5 strange tales from the realm of the automotive hearse

Every car enthusiast takes one final ride. Unless you have left instructions to be cremated and thrown out of the window while hurtling across the Bonneville Salt Flats (probably not legal), or to be immolated in a Viking funeral pyre at the wheel of your tribute Bullitt Mustang (c’mon man, leave the car to someone else who’ll love it), that means a last drive to the grave in a hearse.

It being the season for all things spooky, what better time to take a closer look at the morbid fringes of car culture? The hearse is one such outlier automobile. Generally, they are single-purpose, coachbuilt, and often based on regular road cars. And, if you start to, ahem, exhume some of the hearse’s broader history, you’ll find all manner of interesting wheeled contraptions. We took the liberty of [loud throat clearing] digging up a list highlighting some of the more unusual cars that have offered one last, long ride to an eternal slumber.

1959 Cadillac Meteor-Miller Duplex

1959 Cadillac Meteor Miller
Flickr/inove maron

In the same way that some members of the DeLorean DMC-12 community would rather Back to the Future was never made, classic coachbuilt hearse enthusiasts tend to have strong opinions on the Ghostbusters franchise. Ecto-1 might be a cultural icon, but it is also rolling fiction. The real coachbuilt hearses of the 1950s and 1960s, when not ruined by movie car conversion attempts, are actually more interesting.

These cars kept coachbuilding traditions alive in America, and they also often had multiple jobs. The ’59 Meteor-Miller—the basis for the Ghostbusters car—was originally built in Ohio. In 1959, GM’s commercial division provided 2102 Cadillac chassis to companies like Superior, Eureka, and Miller-Meteor, who then built them into ambulances, hearses, limousines, and in very rare cases, the flower cars used to transport large funeral floral arrangements.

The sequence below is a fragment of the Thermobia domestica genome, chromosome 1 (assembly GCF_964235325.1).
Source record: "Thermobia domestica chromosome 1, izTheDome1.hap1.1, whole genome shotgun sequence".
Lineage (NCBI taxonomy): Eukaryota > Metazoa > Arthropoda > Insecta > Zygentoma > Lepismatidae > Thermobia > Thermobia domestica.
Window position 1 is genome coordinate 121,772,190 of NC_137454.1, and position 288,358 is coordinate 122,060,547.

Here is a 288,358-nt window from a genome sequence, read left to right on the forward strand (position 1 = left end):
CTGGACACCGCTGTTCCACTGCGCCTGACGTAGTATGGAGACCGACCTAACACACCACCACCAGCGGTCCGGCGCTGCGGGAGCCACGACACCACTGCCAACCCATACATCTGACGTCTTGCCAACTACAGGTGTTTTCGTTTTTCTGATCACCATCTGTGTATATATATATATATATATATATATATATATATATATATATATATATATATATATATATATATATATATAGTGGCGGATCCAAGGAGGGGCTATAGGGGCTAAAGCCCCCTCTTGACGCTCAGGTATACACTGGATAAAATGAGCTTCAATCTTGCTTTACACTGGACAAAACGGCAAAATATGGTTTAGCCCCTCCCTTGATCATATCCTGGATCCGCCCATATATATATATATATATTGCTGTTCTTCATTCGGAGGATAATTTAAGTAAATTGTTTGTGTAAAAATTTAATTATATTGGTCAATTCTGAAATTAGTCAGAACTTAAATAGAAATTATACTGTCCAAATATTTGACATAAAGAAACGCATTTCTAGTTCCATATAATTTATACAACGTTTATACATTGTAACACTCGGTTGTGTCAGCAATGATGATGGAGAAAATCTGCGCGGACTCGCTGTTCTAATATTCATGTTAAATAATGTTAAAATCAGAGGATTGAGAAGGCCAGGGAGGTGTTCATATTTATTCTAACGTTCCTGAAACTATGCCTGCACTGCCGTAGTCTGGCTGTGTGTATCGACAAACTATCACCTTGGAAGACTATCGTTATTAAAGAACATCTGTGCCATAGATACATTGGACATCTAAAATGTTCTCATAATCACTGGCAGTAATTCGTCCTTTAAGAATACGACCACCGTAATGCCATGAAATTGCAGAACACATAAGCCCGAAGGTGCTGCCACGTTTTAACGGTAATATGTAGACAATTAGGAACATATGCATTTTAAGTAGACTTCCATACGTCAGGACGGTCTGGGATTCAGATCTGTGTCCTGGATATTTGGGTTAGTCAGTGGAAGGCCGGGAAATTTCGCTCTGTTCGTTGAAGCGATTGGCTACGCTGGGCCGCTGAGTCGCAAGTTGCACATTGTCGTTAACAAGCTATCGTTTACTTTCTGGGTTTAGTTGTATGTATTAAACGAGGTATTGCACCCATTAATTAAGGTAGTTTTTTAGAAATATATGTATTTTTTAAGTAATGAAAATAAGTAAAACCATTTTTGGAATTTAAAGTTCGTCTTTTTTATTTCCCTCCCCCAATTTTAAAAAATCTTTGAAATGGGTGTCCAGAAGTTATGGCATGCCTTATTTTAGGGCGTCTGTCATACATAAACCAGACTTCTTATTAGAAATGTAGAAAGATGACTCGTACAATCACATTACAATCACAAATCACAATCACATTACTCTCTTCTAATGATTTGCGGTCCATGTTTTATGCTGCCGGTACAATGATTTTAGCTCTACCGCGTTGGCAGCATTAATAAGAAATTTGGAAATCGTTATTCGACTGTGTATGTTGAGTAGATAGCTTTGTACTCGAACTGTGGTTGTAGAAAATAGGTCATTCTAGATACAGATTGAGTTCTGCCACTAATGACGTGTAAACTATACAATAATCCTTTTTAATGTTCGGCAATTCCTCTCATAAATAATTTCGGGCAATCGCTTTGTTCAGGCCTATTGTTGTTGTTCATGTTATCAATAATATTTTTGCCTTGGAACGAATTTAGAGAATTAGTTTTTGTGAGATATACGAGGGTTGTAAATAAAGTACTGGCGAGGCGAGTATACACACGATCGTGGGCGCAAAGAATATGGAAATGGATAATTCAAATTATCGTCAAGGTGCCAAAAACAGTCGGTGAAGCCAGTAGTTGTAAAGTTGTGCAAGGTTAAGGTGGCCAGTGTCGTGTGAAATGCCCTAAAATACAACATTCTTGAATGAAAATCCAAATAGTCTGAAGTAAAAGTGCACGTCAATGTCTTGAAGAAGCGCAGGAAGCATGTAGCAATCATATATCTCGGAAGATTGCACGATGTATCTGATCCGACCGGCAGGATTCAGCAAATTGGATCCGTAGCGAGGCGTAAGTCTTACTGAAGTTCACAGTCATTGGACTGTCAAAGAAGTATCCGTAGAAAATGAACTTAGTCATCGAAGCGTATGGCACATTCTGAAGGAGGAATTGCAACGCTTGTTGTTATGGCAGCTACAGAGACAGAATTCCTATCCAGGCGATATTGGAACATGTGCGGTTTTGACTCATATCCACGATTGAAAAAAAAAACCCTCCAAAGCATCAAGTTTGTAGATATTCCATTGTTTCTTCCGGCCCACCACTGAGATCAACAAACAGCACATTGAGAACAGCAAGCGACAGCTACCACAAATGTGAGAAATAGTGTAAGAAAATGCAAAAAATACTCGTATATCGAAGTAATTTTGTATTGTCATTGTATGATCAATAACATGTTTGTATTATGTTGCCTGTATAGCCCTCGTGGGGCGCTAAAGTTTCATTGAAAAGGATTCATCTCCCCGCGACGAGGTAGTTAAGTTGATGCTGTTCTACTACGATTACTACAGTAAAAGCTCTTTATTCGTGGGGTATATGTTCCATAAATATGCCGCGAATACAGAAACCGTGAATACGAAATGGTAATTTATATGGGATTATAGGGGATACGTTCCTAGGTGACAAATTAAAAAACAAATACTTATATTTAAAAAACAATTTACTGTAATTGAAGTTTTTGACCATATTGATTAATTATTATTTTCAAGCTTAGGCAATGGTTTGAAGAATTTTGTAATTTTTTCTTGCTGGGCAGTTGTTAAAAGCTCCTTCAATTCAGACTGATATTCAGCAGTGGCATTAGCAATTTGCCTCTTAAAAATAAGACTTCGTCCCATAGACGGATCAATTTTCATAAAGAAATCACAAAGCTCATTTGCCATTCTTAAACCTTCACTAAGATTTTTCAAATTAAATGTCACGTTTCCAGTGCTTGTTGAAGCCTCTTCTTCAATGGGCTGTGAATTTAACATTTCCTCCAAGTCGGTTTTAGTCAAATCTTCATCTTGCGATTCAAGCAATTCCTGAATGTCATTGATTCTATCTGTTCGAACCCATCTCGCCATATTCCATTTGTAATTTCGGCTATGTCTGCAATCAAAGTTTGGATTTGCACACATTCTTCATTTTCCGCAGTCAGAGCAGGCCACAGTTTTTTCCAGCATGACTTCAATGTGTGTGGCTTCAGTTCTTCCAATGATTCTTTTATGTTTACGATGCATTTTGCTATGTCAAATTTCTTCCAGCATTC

Miller Meteor Hearse ad

What’s particularly interesting about Ecto-1 is that it was a Duplex. These were intended to be used both as an ambulance, and also as a hearse. The flexibility would be key in a small town, where having a car with only one job would be an extravagance. You know, the kind of place where the mayor is also the town green-grocer?

Something like the Miller-Meteor might bring you home from the hospital as a baby, take you back when felled by disease, then solemnly bear you to the graveyard. And then, thanks to Venkman, Stantz, Zeddemore, and Spengler, bust your ghostly butt back into the spirit realm.

The ancestor-honoring miyagata

Japanese Hearse Reikyusha miyagata
Flickr/Fraser Graham

Spotting a hearse on Japanese roads is associated with superstition. In order to ward off the specter of death, the driver should bend their thumb inside a fist. And it’s not like these hearses are going to pass unnoticed, because they are some of the wildest takes on post-mortem transport.

Reikyusha, the Japanese word for hearse, are coachbuilt machines based on standard cars, same as their American counterparts. The Toyota Crown is a common basis. The difference comes with the massively ornate wooden structure that these things carry on their back, designed to look like a Shinto shrine.

There are regional differences in how complex reikyusha get, with the most ornate found in Nagoya. In modern times there are far more conventional offerings, and reikyusha is the more broadly used term for hearse. The shrine-shaped cars are referred to as miyagata. Some have even turned up on this side of the Pacific, unusual machines perfect for the broad-minded collector.

Tanks for the memories

Tank Hearse

Leave it to the British to come up with a military-grade way to shuffle off this mortal coil. Built out of an FV432, the armored personnel carrier currently serving with the British Armed Forces, this hearse has been retrofitted with glass side panels and painted black, rather than drab army green.

As it’s not entirely road legal, fees for hiring the tank hearse will include a transporter to get it to and from the desired location. The company that provides this service is not a funeral specialist, but rather a tank driving experience firm called Tanks-Alot (sic). For the living, it also provides the chance to run over a car with a Chieftain main battle tank. Which sounds like a lot of fun, actually. Add that one to the bucket list.